Metal Alloy Classification :
Metal alloys, by virtue of composition, are often grouped into two classes—ferrous and nonferrous.
Steels are alloys of iron and carbon plus other alloying elements. In steels, carbon present in atomic form, and occupies interstitial sites of Fe microstructure. Alloying additions are necessary for many reasons including: improving properties, improving corrosion resistance, etc. Arguably steels are well known and most used materials than any other materials.
Classification Of Steels:
1) Mechanical properties of steels are very sensitive to carbon content. Hence, it is practical to classify steels based on their carbon content.
Thus steels are basically three kinds:
- Low carbon steels (% wt of C < 0.3),
- Medium carbon steels (0.3 <% wt of C < 0.6) and
- High carbon steels (% wt of C > 0.6).
2) The other parameter available for classification of steels is amount of alloying additions, and based on this steels are two kinds: (plain) carbon steels and alloy-steels.
Low carbon steels:
These are arguably (probably) produced in the greatest quantities than other alloys. Carbon present in these alloys is limited, and is not enough to strengthen these materials by heat treatment; hence these alloys are strengthened by cold work. Their microstructure consists of ferrite and pearlite, and these alloys are thus relatively soft, ductile combined with high toughness. Hence these materials are easily machinable and weldable.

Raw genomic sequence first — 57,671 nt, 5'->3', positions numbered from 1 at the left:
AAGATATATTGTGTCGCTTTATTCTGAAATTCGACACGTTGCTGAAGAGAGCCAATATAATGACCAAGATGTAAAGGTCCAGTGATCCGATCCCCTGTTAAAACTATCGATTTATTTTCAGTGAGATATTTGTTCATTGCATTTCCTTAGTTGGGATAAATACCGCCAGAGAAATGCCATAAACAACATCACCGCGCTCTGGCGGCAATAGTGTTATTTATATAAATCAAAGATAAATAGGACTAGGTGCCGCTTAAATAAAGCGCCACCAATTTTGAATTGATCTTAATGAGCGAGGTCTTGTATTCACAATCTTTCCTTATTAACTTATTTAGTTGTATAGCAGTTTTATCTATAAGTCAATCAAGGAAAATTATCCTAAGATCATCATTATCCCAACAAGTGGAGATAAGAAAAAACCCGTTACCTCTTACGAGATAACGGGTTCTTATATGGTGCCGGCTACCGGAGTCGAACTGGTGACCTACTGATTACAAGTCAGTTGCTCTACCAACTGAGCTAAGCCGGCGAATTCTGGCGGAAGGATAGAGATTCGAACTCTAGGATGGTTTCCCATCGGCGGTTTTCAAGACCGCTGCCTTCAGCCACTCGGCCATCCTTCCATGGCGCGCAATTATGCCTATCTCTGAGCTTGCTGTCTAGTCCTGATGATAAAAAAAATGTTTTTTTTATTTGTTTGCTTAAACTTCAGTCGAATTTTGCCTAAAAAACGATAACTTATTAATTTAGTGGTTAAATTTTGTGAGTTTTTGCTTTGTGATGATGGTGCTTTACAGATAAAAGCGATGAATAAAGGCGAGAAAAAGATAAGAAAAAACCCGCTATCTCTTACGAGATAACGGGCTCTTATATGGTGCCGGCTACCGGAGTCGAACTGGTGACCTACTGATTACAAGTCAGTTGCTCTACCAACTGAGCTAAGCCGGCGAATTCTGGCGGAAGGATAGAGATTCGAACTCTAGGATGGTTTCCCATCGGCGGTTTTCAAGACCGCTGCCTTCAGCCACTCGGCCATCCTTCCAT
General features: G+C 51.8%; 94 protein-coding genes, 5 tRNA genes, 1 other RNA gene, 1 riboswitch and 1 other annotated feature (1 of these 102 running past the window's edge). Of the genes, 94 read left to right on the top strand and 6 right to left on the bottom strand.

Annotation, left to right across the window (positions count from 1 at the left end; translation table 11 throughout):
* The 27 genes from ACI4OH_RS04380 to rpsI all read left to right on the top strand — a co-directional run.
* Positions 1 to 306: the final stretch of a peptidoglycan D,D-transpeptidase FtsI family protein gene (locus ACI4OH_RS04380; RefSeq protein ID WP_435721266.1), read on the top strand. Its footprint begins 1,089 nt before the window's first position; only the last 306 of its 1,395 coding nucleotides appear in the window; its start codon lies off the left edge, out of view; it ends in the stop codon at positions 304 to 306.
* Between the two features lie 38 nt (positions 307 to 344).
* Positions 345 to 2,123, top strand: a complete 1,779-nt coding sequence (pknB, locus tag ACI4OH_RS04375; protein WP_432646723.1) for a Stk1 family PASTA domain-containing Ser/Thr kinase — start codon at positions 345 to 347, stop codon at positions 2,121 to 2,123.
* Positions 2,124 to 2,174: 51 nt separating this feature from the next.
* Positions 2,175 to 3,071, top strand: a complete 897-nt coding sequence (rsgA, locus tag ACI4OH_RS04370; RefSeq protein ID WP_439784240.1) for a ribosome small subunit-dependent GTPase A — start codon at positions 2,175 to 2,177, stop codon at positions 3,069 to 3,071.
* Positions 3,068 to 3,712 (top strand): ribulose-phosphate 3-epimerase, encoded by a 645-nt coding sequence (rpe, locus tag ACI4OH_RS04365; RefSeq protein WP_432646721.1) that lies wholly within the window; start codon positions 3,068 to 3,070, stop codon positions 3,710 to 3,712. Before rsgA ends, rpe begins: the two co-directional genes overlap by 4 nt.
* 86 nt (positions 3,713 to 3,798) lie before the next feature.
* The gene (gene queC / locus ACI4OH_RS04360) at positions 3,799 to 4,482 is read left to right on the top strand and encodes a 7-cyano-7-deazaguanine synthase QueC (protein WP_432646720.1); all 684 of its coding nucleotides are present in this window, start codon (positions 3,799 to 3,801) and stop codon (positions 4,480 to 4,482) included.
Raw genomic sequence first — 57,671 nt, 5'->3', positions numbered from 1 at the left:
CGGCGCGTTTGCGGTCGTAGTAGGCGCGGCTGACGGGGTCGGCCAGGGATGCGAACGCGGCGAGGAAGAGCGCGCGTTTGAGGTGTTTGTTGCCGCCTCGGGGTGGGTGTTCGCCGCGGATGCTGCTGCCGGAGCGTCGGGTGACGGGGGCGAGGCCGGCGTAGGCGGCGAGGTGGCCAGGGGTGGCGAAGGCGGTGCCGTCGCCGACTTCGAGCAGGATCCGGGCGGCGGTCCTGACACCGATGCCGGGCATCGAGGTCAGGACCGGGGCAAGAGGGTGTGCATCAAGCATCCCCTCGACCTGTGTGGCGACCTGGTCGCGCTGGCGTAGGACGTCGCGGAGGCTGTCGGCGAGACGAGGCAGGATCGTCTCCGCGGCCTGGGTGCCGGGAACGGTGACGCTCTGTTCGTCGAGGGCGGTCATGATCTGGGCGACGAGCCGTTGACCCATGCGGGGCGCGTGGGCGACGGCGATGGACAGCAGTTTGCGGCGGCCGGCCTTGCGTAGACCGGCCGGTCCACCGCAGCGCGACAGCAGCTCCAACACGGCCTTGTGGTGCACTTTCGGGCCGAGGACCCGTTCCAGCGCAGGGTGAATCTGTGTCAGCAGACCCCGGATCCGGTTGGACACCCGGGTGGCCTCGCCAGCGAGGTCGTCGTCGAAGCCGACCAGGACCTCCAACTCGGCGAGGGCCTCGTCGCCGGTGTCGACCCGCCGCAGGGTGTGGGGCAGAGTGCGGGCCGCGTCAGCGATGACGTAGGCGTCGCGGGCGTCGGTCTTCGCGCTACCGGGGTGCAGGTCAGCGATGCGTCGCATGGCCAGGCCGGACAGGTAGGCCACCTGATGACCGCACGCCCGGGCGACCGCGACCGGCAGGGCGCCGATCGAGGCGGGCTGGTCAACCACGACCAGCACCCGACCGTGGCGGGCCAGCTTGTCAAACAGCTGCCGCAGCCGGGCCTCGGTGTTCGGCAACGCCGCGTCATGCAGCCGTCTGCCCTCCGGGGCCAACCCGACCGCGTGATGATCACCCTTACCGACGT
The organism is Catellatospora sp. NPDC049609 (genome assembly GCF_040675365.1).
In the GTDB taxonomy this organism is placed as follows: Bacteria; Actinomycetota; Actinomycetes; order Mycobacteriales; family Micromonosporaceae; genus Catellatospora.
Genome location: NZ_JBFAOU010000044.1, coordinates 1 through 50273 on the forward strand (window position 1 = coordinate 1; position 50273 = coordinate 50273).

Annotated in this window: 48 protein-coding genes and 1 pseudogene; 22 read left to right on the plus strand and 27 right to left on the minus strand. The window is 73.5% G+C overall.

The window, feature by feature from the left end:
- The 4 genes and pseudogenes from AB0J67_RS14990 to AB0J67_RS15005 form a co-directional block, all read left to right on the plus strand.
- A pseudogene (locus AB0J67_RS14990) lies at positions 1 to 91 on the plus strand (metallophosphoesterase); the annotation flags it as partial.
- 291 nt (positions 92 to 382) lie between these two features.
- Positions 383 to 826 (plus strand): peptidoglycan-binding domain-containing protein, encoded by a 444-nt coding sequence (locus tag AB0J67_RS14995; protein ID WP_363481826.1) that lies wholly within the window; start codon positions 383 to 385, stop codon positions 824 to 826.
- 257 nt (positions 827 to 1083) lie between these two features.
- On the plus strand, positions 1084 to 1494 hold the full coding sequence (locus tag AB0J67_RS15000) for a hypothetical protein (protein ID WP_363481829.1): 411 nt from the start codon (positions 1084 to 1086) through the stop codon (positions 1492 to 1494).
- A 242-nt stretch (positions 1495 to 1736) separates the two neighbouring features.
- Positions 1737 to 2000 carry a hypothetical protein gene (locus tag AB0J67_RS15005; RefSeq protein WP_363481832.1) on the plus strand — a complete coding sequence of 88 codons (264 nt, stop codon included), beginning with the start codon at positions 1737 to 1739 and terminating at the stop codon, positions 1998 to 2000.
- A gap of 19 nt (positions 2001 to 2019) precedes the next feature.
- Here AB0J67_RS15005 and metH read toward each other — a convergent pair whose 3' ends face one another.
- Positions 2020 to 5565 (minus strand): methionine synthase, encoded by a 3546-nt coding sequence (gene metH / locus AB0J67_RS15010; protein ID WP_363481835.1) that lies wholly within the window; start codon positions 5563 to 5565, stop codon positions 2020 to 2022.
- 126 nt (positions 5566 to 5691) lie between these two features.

Typical applications of these alloys include: structural shapes, tin cans, automobile body components, buildings, etc.
A special group of ferrous alloys with noticeable amount of alloying additions are known as HSLA (high-strength low-alloy) steels. Common alloying elements are: Cu, V, Ni, W, Cr, Mo, etc. These alloys can be strengthened by heat treatment, and yet the same time they are ductile, formable. Typical applications of these HSLA steels include: support columns, bridges, pressure vessels.
|Table: Designation of low alloy steel
Medium carbon steels:
These are stronger than low carbon steels. However these are of less ductile than low carbon steels. These alloys can be heat treated to improve their strength. Usual heat treatment cycle consists of austenitizing, quenching, and tempering at suitable conditions to acquire required hardness. They are often used in tempered condition. As hardenability of these alloys is low, only thin sections can be heat treated using very high quench rates. Ni, Cr and Mo alloying additions improve their hardenability.
Typical applications include: railway tracks & wheels, gears, other machine parts which may require good combination of strength and toughness.
High carbon steels:
These are strongest and hardest of carbon steels, and of course their ductility is very limited. These are heat treatable, and mostly used in hardened and tempered conditions. They possess very high wear resistance, and capable of holding sharp edges.
Thus these are used for tool application such as knives, razors, hacksaw blades, etc.